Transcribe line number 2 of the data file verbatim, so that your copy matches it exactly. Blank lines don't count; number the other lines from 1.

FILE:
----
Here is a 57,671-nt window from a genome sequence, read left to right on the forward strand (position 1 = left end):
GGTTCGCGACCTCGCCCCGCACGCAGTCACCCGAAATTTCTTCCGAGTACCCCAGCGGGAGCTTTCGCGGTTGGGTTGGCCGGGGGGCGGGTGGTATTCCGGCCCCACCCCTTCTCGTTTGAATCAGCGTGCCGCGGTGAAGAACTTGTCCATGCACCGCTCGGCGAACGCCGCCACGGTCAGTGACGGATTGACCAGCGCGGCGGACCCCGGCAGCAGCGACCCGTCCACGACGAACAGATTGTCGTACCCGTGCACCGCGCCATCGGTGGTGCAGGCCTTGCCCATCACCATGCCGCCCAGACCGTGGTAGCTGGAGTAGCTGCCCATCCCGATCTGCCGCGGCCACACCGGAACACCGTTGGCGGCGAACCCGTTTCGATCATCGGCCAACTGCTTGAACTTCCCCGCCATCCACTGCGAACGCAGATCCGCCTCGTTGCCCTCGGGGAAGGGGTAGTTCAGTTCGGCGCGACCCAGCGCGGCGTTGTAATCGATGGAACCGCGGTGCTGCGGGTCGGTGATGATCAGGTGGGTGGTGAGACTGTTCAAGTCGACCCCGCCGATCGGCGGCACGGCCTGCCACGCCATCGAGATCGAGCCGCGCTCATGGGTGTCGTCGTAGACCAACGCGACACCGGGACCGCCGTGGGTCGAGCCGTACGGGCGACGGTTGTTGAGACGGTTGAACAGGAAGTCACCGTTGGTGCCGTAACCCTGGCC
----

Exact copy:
GGTTCGCGACCTCGCCCCGCACGCAGTCACCCGAAATTTCTTCCGAGTACCCCAGCGGGAGCTTTCGCGGTTGGGTTGGCCGGGGGGCGGGTGGTATTCCGGCCCCACCCCTTCTCGTTTGAATCAGCGTGCCGCGGTGAAGAACTTGTCCATGCACCGCTCGGCGAACGCCGCCACGGTCAGTGACGGATTGACCAGCGCGGCGGACCCCGGCAGCAGCGACCCGTCCACGACGAACAGATTGTCGTACCCGTGCACCGCGCCATCGGTGGTGCAGGCCTTGCCCATCACCATGCCGCCCAGACCGTGGTAGCTGGAGTAGCTGCCCATCCCGATCTGCCGCGGCCACACCGGAACACCGTTGGCGGCGAACCCGTTTCGATCATCGGCCAACTGCTTGAACTTCCCCGCCATCCACTGCGAACGCAGATCCGCCTCGTTGCCCTCGGGGAAGGGGTAGTTCAGTTCGGCGCGACCCAGCGCGGCGTTGTAATCGATGGAACCGCGGTGCTGCGGGTCGGTGATGATCAGGTGGGTGGTGAGACTGTTCAAGTCGACCCCGCCGATCGGCGGCACGGCCTGCCACGCCATCGAGATCGAGCCGCGCTCATGGGTGTCGTCGTAGACCAACGCGACACCGGGACCGCCGTGGGTCGAGCCGTACGGGCGACGGTTGTTGAGACGGTTGAACAGGAAGTCACCGTTGGTGCCGTAACCCTGGCC